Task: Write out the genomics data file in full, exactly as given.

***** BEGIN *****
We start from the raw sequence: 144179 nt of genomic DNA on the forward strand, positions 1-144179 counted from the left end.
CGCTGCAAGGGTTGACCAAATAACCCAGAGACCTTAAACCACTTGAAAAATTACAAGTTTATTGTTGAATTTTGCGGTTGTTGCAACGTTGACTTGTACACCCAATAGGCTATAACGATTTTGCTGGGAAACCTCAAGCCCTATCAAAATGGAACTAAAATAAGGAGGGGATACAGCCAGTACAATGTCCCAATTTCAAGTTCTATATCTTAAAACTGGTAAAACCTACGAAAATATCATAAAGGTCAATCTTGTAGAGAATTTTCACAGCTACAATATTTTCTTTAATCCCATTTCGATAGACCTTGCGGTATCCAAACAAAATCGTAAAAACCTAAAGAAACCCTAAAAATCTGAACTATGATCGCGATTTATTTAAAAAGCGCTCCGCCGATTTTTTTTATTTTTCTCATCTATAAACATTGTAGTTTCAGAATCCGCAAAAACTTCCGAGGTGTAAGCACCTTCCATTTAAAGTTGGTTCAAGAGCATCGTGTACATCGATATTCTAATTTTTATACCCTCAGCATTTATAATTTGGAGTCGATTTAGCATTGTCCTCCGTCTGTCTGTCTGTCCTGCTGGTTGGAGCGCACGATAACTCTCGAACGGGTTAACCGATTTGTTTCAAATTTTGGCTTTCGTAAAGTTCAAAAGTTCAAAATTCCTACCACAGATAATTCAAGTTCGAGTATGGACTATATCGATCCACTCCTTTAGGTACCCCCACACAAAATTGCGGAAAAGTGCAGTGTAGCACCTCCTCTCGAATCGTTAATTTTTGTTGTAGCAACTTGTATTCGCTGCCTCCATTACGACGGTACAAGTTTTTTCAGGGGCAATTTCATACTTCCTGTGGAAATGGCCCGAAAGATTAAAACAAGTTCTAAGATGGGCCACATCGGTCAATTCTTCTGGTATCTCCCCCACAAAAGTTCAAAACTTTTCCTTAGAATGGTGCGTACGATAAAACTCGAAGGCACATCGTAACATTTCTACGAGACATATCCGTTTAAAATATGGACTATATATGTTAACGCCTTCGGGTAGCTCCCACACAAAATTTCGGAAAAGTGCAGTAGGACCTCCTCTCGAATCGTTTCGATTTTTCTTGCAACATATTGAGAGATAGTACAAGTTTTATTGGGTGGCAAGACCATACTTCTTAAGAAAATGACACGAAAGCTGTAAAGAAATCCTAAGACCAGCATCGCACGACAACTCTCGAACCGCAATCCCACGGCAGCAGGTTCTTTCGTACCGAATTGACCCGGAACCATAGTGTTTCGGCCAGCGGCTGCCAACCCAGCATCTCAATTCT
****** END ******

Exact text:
We start from the raw sequence: 144179 nt of genomic DNA on the forward strand, positions 1-144179 counted from the left end.
CGCTGCAAGGGTTGACCAAATAACCCAGAGACCTTAAACCACTTGAAAAATTACAAGTTTATTGTTGAATTTTGCGGTTGTTGCAACGTTGACTTGTACACCCAATAGGCTATAACGATTTTGCTGGGAAACCTCAAGCCCTATCAAAATGGAACTAAAATAAGGAGGGGATACAGCCAGTACAATGTCCCAATTTCAAGTTCTATATCTTAAAACTGGTAAAACCTACGAAAATATCATAAAGGTCAATCTTGTAGAGAATTTTCACAGCTACAATATTTTCTTTAATCCCATTTCGATAGACCTTGCGGTATCCAAACAAAATCGTAAAAACCTAAAGAAACCCTAAAAATCTGAACTATGATCGCGATTTATTTAAAAAGCGCTCCGCCGATTTTTTTTATTTTTCTCATCTATAAACATTGTAGTTTCAGAATCCGCAAAAACTTCCGAGGTGTAAGCACCTTCCATTTAAAGTTGGTTCAAGAGCATCGTGTACATCGATATTCTAATTTTTATACCCTCAGCATTTATAATTTGGAGTCGATTTAGCATTGTCCTCCGTCTGTCTGTCTGTCCTGCTGGTTGGAGCGCACGATAACTCTCGAACGGGTTAACCGATTTGTTTCAAATTTTGGCTTTCGTAAAGTTCAAAAGTTCAAAATTCCTACCACAGATAATTCAAGTTCGAGTATGGACTATATCGATCCACTCCTTTAGGTACCCCCACACAAAATTGCGGAAAAGTGCAGTGTAGCACCTCCTCTCGAATCGTTAATTTTTGTTGTAGCAACTTGTATTCGCTGCCTCCATTACGACGGTACAAGTTTTTTCAGGGGCAATTTCATACTTCCTGTGGAAATGGCCCGAAAGATTAAAACAAGTTCTAAGATGGGCCACATCGGTCAATTCTTCTGGTATCTCCCCCACAAAAGTTCAAAACTTTTCCTTAGAATGGTGCGTACGATAAAACTCGAAGGCACATCGTAACATTTCTACGAGACATATCCGTTTAAAATATGGACTATATATGTTAACGCCTTCGGGTAGCTCCCACACAAAATTTCGGAAAAGTGCAGTAGGACCTCCTCTCGAATCGTTTCGATTTTTCTTGCAACATATTGAGAGATAGTACAAGTTTTATTGGGTGGCAAGACCATACTTCTTAAGAAAATGACACGAAAGCTGTAAAGAAATCCTAAGACCAGCATCGCACGACAACTCTCGAACCGCAATCCCACGGCAGCAGGTTCTTTCGTACCGAATTGACCCGGAACCATAGTGTTTCGGCCAGCGGCTGCCAACCCAGCATCTCAATTCT